Saturday 16 March 2013

Some gun crime maps

Would it be acceptable to call The Guardian's US Gun Crime Map a bit of a crime against mapping itself?

Good things about this map:

  • Easily and rapidly produced with free tools...quick to make, quick to disseminate
  • Data has been properly manipulated so it's reported per capita
  • The popups reveal some useful information with good comparisons

Bad things about this map:

  • Easily and rapidly produced with free tools...the author just hasn't spent any time thinking about how to represent the data effectively
  • State boundary overlay data has quite horrible mismatching boundaries and is grossly misshapen around the Great Lakes for instance
  • Choice of colour is poor for a choropleth...single hue sequential would be more useful
  • Legend suggests overlapping classes. Clearly data can only belong to one but the legend causes confusion.
  • Is a single integer really sufficient...the data is reported to two decimal places.
  • Basemap labels are overprinted. Just a function of a third party basemap service not being modified around with transparency and add labels as an additional overlay.
  • No need for the map to be multiscale. You get no additional or finer grained data if you zoom in. Limit the scales or disable the zoom.
  • Popups often open outside the map frame
  • It's Web Mercator...not an equal area projection so sizes of areas are distorted across the map which makes the northern States appear larger than they are in relative terms.

Given the above, the following static map presents the same information far more effectively and avoids many of the problems I've identified.

Don't get me wrong...this isn't about avoiding web maps and reverting to static. It's about making the right choices for the data you're trying to map. In this case, the person who made the static version has thought about how to make the map. We can see the actual values so there's no need for a legend. The patterns of "more" and "less" are more easily seen. Areas are preserved through the use of a conic projection. Labels are on top and there's no background clutter. We're not diverted by interactivity that doesn't reveal anything. I'd probably not use red in the title and the State abbreviations are not going to be understood by most outside the USA.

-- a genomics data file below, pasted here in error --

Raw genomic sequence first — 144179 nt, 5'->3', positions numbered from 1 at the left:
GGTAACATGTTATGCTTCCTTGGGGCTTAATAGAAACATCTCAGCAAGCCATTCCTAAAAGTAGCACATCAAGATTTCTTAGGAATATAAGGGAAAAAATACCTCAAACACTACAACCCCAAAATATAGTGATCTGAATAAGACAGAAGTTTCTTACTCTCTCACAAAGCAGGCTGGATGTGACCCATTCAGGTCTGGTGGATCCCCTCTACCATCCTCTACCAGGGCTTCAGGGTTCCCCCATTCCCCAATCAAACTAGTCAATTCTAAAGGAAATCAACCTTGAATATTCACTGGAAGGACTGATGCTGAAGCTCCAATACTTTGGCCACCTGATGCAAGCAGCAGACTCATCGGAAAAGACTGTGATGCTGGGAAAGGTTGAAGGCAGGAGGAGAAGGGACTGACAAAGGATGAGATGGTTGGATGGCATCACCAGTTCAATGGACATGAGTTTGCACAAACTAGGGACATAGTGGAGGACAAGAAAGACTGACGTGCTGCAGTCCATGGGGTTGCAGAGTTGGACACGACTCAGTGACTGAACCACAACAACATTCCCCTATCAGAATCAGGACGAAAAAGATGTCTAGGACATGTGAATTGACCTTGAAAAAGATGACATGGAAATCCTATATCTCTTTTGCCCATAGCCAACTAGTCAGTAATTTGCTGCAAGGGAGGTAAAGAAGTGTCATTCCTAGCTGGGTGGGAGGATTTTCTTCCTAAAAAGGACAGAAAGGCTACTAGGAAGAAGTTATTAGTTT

Bloomberg Businessweek also went for a static version and used the map to make a comment about comparisons with international murder rates.

OK, they have an overlapping class (at 2.8) but the data hasn't been horribly rounded to a single integer. What works well about this map is the comparison. Without comparisons the story is flat. While we can say one state has a higher rate than another the data is given an extra dimension by being compared to international rates.

As an example of a terrific web map on the same subject, Gun homicides in America by Jerome Cukier is everything The Guardian's example isn't.

It's not the same data (it's 2010) but it shows what you can do using web technologies (in this case d3 used to great effect) to add value to the map.  The web page itself provides access to all the detail. The map leads the page and shows finer resolution data but it's a single dataset so it's presented at one scale. No need for pan or zoom. It's time-enabled and shows the cumulative pattern of murders during the year. Each murder flashes on the map and the greyscale pattern builds to show the overall pattern of quantity and location. This helps the reader find a location and also see patterns build. The map can show totals because each hexagon is the same size so visual comparisons across the map are preserved. Graphically clean and efficient; the functionality is intuitive and the data presented in tabular form below the map avoids some of the problems of trying to fit too much into a map-driven popup. The data can be sorted by field and filtered by clicking the map. A crosshair highlights a line in the table when clicked. A neat map, cleverly thought-through and expertly produced.